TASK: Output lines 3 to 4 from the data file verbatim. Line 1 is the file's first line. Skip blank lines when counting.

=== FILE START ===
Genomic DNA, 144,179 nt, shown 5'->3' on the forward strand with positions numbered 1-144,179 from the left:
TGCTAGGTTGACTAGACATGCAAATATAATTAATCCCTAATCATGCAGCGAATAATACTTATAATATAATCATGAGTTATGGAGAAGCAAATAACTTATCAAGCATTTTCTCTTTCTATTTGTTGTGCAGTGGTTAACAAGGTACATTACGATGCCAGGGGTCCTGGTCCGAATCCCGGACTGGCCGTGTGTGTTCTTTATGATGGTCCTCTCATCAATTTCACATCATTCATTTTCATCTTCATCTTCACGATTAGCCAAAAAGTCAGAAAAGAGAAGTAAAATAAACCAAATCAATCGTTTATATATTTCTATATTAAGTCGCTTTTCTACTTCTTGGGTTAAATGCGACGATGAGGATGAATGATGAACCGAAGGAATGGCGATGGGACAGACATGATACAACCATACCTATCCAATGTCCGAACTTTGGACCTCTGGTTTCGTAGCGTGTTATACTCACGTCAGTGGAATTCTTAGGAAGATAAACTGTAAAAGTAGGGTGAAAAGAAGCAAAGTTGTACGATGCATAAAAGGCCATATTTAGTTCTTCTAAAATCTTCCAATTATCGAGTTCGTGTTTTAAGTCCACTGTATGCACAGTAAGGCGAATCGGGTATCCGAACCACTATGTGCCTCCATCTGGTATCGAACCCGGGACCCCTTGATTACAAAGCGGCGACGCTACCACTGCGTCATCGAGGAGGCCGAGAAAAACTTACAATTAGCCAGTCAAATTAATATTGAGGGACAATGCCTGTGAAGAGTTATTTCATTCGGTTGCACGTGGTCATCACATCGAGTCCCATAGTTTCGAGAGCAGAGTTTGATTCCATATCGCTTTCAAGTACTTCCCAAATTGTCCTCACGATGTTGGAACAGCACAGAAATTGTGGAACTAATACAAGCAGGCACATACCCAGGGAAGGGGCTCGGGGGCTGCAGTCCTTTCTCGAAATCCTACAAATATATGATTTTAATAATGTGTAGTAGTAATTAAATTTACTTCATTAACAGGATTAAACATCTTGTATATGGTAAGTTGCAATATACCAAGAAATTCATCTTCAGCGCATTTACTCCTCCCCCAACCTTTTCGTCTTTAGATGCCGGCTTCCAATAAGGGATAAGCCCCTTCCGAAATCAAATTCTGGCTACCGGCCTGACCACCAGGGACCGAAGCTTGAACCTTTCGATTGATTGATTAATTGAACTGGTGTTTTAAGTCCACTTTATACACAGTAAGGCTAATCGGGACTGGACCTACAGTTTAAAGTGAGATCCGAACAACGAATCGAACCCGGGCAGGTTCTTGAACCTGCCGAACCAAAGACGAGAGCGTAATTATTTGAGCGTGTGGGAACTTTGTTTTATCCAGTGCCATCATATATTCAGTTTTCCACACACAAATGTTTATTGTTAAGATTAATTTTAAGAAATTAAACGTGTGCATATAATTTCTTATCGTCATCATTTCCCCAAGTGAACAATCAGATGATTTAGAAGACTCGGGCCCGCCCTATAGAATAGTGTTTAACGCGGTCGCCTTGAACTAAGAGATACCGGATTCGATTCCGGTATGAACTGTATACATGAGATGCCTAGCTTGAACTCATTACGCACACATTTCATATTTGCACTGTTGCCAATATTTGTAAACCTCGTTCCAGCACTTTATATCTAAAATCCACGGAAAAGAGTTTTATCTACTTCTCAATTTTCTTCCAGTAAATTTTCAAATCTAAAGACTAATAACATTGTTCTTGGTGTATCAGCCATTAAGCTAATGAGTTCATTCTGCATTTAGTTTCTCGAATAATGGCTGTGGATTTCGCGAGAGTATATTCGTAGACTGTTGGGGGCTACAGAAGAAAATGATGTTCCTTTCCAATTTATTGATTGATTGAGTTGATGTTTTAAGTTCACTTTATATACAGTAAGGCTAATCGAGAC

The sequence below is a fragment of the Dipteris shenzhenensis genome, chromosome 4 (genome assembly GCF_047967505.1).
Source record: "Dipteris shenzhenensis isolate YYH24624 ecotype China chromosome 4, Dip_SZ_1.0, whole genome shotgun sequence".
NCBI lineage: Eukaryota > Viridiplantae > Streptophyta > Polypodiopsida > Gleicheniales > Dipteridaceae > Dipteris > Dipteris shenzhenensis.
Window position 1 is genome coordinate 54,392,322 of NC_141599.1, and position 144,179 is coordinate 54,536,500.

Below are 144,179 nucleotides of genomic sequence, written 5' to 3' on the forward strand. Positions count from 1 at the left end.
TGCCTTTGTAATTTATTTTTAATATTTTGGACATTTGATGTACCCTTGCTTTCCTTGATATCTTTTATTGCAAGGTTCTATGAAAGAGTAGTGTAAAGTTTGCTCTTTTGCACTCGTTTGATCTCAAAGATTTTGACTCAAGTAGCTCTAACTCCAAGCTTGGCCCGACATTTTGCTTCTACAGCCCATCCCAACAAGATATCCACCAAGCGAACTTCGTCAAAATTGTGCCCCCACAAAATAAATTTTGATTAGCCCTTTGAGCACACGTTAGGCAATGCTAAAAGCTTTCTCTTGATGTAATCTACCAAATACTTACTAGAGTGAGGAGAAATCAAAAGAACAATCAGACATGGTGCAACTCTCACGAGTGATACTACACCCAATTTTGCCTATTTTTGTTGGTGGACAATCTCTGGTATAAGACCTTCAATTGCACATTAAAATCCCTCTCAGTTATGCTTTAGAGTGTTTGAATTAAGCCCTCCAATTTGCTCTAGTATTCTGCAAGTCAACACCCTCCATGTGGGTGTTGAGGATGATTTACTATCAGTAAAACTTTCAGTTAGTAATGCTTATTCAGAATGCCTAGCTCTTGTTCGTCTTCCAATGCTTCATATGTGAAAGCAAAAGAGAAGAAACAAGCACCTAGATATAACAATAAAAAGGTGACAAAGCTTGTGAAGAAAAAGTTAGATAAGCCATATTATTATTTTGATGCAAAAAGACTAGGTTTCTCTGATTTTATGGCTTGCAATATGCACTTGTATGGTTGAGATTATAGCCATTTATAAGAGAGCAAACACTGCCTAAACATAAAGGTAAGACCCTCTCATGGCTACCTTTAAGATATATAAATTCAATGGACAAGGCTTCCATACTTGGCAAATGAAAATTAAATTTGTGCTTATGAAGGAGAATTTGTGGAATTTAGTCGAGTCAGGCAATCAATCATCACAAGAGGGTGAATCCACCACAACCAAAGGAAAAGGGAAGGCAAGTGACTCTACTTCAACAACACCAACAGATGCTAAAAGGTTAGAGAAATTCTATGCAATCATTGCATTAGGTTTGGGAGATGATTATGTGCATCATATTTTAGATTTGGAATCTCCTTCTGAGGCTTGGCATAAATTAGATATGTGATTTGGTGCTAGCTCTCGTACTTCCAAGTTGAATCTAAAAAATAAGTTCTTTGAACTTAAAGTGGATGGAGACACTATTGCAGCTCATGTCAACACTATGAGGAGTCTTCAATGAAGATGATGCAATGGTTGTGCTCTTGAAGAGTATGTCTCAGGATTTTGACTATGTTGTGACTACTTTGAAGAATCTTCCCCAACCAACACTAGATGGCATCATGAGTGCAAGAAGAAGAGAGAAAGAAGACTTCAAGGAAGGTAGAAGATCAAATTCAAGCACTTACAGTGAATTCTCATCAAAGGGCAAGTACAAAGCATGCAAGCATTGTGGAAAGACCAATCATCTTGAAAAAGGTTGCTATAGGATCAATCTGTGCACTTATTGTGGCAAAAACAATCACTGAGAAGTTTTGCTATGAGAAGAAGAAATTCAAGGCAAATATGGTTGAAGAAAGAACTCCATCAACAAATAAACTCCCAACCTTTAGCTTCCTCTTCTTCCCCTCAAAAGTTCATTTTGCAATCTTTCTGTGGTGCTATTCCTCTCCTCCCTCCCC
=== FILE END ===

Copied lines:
The sequence below is a fragment of the Dipteris shenzhenensis genome, chromosome 4 (genome assembly GCF_047967505.1).
Source record: "Dipteris shenzhenensis isolate YYH24624 ecotype China chromosome 4, Dip_SZ_1.0, whole genome shotgun sequence".